She led a life of adventure that took her to two continents. She fell in love with a World War II fighter-pilot, barely made it out of Europe before Benito Mussolini’s fascists, and she helped to build steel for the U.S. war effort. Her disabled daughter was also advocated for in a less enlightened period. Her daughter described her as someone who never gave up.
Primetta Giacopini, 105 years old, died in a pandemic.
Dorene Giacopini (61), her daughter, stated that “I think my mom would have lived quite a while longer” had she not contracted COVID. She was a fighter. Her life was hard and she believed that all Americans who weren’t there for World War II were spoiled brats.
Primetta Giacopini was 25 when her mother, Pasquina, died from the flu in Connecticut in 1918. The flu pandemic claimed the lives of approximately 675,000 Americans. This death toll was eclipsed by the 2020-21 coronavirus pandemic.
Primetta was two years old when her mother passed away. Primetta’s father, a laborer in the textile industry, did not want to care for her and Alice, her younger sister. He took Alice back to Italy, their ancestral home, and gave Primetta to an Italian foster care family, who then moved to Italy in 1929.
Dorene said that Mom spoke about it as if he didn’t want to have those children alone. Men didn’t have that option at that time.” It’s absurd to me.”
Primetta worked as a seamstress to support her family. She was a raven-haired woman with sharp features and dark eyes. She eventually fell in love, however, with Vittorio Andriani, an Italian fighter pilot.
Primetta stated that he didn’t appear to see much of her because he was always fighting somewhere. Primetta spoke to the Golden Gate Wing in Oakland, California in 2008.
It entered World War II on June 1940. Primetta was warned by the police to leave, as Mussolini wanted American citizens expelled from the country. Primetta refused. A few weeks later, Primetta refused to leave the state police, who warned her she might end up in a concentration prison.
Primetta discovered that Andriani had died in a crash near Malta in June 1941. She joined a group that was traveling to Portugal on a train from Italy while he was gone.
Primetta wrote a letter to a friend during her flight, “In Spain one can still see, after 2-4 years, the traces [of the atrocities] of the past.” “At Port Bou at the Spanish border, there is not one house left standing. This is because the town was an important train transit point for supplies to the Reds, the enemy…. I’ve seen enough destruction. Tomorrow is the day I board the ship and everything will be fine.
She boarded a steamer bound to the United States from Lisbon. After returning to Torrington, she bought a Chevrolet sedan at $500. She was offered a job in a General Motors plant near Bristol to grind steel for ball bearings. On the job, she met Umbert “Bert” Giacopini, her husband. They were married until Umbert “Bert” Giacopini’s death in 2002.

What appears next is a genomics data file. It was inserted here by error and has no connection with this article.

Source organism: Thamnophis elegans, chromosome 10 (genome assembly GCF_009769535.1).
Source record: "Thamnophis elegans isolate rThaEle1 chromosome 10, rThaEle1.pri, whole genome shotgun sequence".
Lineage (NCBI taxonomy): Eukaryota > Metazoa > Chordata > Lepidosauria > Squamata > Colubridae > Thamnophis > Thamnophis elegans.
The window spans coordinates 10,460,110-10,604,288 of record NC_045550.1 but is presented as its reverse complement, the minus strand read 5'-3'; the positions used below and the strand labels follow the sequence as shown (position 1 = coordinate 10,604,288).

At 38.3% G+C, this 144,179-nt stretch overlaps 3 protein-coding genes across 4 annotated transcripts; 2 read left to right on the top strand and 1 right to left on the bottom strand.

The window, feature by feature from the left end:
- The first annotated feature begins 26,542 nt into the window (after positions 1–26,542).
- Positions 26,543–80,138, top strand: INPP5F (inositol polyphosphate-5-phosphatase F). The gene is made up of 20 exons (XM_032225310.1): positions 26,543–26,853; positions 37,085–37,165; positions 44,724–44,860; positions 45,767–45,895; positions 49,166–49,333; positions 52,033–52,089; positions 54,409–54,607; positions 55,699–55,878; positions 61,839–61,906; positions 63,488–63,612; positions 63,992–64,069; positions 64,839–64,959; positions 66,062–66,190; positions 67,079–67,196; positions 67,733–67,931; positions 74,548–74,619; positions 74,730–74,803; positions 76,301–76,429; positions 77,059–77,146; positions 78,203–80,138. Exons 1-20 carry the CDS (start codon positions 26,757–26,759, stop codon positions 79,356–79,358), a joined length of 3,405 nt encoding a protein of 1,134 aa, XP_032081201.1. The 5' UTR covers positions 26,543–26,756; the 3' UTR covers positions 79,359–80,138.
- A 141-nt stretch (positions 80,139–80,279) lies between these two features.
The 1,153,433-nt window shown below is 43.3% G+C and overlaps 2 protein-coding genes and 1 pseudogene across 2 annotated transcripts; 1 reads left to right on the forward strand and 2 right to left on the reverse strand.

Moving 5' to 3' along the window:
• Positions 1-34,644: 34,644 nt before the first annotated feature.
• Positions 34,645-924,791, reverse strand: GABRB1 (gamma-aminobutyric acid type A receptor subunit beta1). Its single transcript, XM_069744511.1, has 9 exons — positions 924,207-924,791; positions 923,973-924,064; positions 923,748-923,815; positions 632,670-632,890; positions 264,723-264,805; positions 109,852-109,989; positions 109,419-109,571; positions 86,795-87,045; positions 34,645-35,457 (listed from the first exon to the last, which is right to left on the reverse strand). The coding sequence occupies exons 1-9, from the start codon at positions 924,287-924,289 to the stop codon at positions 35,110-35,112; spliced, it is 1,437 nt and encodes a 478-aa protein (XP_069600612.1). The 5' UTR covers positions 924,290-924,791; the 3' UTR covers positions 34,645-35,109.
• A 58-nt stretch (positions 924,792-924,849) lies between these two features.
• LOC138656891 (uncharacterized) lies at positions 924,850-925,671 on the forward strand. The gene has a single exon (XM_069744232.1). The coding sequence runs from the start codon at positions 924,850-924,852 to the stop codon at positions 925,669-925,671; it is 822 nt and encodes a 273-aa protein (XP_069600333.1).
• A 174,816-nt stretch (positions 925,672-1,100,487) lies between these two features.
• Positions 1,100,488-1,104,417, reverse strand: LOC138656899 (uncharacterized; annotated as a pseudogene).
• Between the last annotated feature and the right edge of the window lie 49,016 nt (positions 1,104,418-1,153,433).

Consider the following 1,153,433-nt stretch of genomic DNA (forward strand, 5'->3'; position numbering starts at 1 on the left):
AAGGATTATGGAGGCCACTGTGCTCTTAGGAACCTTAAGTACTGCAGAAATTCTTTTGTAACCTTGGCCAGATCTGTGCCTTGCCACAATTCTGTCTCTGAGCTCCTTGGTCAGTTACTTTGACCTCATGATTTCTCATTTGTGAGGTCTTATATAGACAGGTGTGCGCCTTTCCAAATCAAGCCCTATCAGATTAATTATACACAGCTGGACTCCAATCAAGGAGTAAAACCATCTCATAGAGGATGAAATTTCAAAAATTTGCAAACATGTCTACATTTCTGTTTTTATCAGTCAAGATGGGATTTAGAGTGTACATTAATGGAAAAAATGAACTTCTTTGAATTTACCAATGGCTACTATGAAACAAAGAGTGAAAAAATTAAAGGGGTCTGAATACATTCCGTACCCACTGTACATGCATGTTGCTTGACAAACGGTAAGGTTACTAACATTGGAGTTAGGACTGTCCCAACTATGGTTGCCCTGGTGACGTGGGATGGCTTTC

Primetta gave birth in 1960 to Dorene and was shocked to learn that the infant had spina bifida. This is a condition in which the spinal chord doesn’t fully develop. Dorene was unable to walk for 50 years. The family moved to San Jose in 1975, fearing that Dorene might slip during Connecticut’s winters.
She said, “My parents were born a long way ago.” “My parents’ attitude regarding disability and my mother’s about disability was that I would not be getting married or having children. I am lucky that I was intelligent and got a job I enjoyed. They didn’t take parenting classes.”
Dorene stated that Primatta was “pushy” and would not stop fighting for her.
Dorene was able to convince school officials to move the accelerated classes from Dorene’s third floor to the first floor. She demanded that the city sweepers clean their streets of salt and sand during the Connecticut springs so Dorene wouldn’t slip.
Dorene noticed that her mother was suffering from a cough during a Sept. 9 visit. It was obvious that her mother’s caregiver had been feeling sick since her husband returned from an Idaho wedding. All three of them had been vaccinated. As Dorene drove off, Dorene realized that her mother had COVID-19.
“I made sure that we said ‘I loved you.'” Dorene added. “That was my last time seeing her.”
Primetta was admitted to the emergency room two days later. Over the next six days, her oxygen levels continued to drop until she was placed on an oxygen mask by nurses.
Dorene stated that she became confused and had to be sedated because she was fighting them so hard. The story was told by chest X-rays: pneumonia. Primetta was faced with the decision of whether or not to place her on a ventilator.
Nobody over 80 can get off a ventilator,” Dorene stated. She decided to take out her mother’s oxygen.
Primetta died two days later, on Sept. 16. She was 105 years of age.
Dorene stated that Dorene was impressed by her strong heart and she survived for over 24 hours even after the oxygen was removed. “I have so many questions, I don’t know what to do with the ventilator. . . It broke through three people who were vaccinated.
She continued, “I’m reminding myself that she was only 105.” We talk about… our grandmother and mother. A worldwide pandemic was the only thing that could endanger them.